the lion shall eat hay like the ox.
The baby shall play by the cobra’s den,
and the child lay his hand on the adder’s lair.
There shall be no harm or ruin on all my holy mountain;
for the earth shall be filled with knowledge of the Lord
As water covers the sea.


Matthew, on the other hand, presents us with John the Baptist, who preached a fiery message. No doubt shocking in his camel hair tunic, a scrap of leather holding it in place, John railed at the pompous Pharisees for their deceitful, pretentious lives:

You brood of vipers!
Who warned you to flee from the coming wrath?
Produce good fruit as evidence of your repentance.
And do not presume to say to yourselves,
‘We have Abraham as our father.’

For I tell you,
God can raise up children to Abraham from these stones.

Even now the ax lies at the root of the trees.

Mt3_10 ax

The message of this Second Sunday is clear for us. We may have lived a half-hearted faith at times in our lives and gotten away with it. Those times are over.

For the One is coming who will “baptize with the Holy Spirit and with Fire”. 

“Fake” will not hold up against his mighty gaze.

So this Second Sunday is a time to test the sincerity of our faith as proven by our actions. It is a time to check what kind of fruit we bear for the world. As we pass through the circumstances of our lives, do we leave a trail of peace, wisdom, counsel,and all the other blessings Isaiah envisions?

We can do this only by uniting ourselves in prayer and actions to the One rising today from the Root of Jesse, the One to whom both Isaiah and John tied their souls in unquenchable hope.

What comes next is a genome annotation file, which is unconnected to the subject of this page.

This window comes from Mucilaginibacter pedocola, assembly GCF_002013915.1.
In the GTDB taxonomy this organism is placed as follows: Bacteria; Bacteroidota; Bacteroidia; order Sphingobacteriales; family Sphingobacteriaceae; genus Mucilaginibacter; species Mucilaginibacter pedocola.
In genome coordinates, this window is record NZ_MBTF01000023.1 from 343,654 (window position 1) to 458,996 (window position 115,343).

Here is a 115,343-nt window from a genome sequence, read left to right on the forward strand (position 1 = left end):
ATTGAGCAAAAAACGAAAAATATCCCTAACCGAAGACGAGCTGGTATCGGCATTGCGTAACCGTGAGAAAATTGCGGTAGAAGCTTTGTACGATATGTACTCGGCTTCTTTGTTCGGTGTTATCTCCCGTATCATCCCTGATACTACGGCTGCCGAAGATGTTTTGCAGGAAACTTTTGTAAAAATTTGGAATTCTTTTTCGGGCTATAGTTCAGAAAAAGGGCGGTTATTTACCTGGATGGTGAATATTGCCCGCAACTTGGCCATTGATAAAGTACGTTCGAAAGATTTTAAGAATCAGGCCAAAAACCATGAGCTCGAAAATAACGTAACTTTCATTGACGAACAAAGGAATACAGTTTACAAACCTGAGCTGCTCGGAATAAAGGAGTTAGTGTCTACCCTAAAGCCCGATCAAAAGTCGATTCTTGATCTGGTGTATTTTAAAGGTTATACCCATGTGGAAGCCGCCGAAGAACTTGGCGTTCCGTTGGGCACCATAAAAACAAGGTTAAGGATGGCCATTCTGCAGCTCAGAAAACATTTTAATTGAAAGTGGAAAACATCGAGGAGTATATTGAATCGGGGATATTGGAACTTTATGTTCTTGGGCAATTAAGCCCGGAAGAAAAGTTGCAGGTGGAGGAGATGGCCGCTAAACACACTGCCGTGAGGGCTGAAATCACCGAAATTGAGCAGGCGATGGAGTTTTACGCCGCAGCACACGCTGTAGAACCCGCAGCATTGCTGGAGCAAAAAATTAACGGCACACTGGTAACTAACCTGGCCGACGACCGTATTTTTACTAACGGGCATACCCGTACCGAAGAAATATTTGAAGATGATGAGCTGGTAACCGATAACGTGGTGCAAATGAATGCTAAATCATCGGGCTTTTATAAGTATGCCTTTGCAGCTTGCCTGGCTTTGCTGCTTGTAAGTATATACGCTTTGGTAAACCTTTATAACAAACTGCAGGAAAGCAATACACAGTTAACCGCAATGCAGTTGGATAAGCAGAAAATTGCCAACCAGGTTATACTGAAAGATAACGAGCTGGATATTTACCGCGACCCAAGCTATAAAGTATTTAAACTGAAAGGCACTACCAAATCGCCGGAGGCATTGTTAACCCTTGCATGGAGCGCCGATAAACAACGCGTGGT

Music: A song of peace (Charles Villiers Stanford, (30 September 1852 – 29 March 1924) an Irish composer, music teacher, and conductor.) Lyrics below

1 And there shall come forth a rod out of the stem of Jesse,
and a Branch shall grow out of his roots:

2  And the spirit of the Lord shall rest upon him,
the spirit of wisdom and understanding,
the spirit of counsel and might,
the spirit of knowledge and of the fear of the Lord;

3  And he shall not judge after the sight of his eyes,
neither reprove after the hearing of his ears:

4  And with righteousness shall he judge the poor,
and reprove with equity the meek of the earth:
and he shall smite the earth: with the rod of his mouth,
and with the breath of his lips shall he slay the wicked.

5  And righteousness shall be the girdle of his loins,
and faithfulness the girdle of his reins.

6  The wolf also shall dwell with the lamb,
and the leopard shall lie down with the kid;
and the calf and the young lion and the fatling together;
and a little child shall lead them.

9  They shall not hurt nor destroy in all my holy mountain:
for the earth shall be full of the knowledge of the Lord,
as the waters cover the sea.

10  And in that day there shall be a root of Jesse,
which shall stand for an ensign unto the people;
and his rest shall be glorious.

The Promise of Wholeness

Memorial of Saint Ambrose, Bishop and Doctor of the Church

Saturday, December 7, 2019

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Today, in Mercy, Isaiah – in glorious prophecy – promises God’s People better times.

hope

Oh my, don’t we all long for the fulfillment of that promise! Sometimes, I can’t even watch the news anymore because the world is in such seemingly irreversible pain!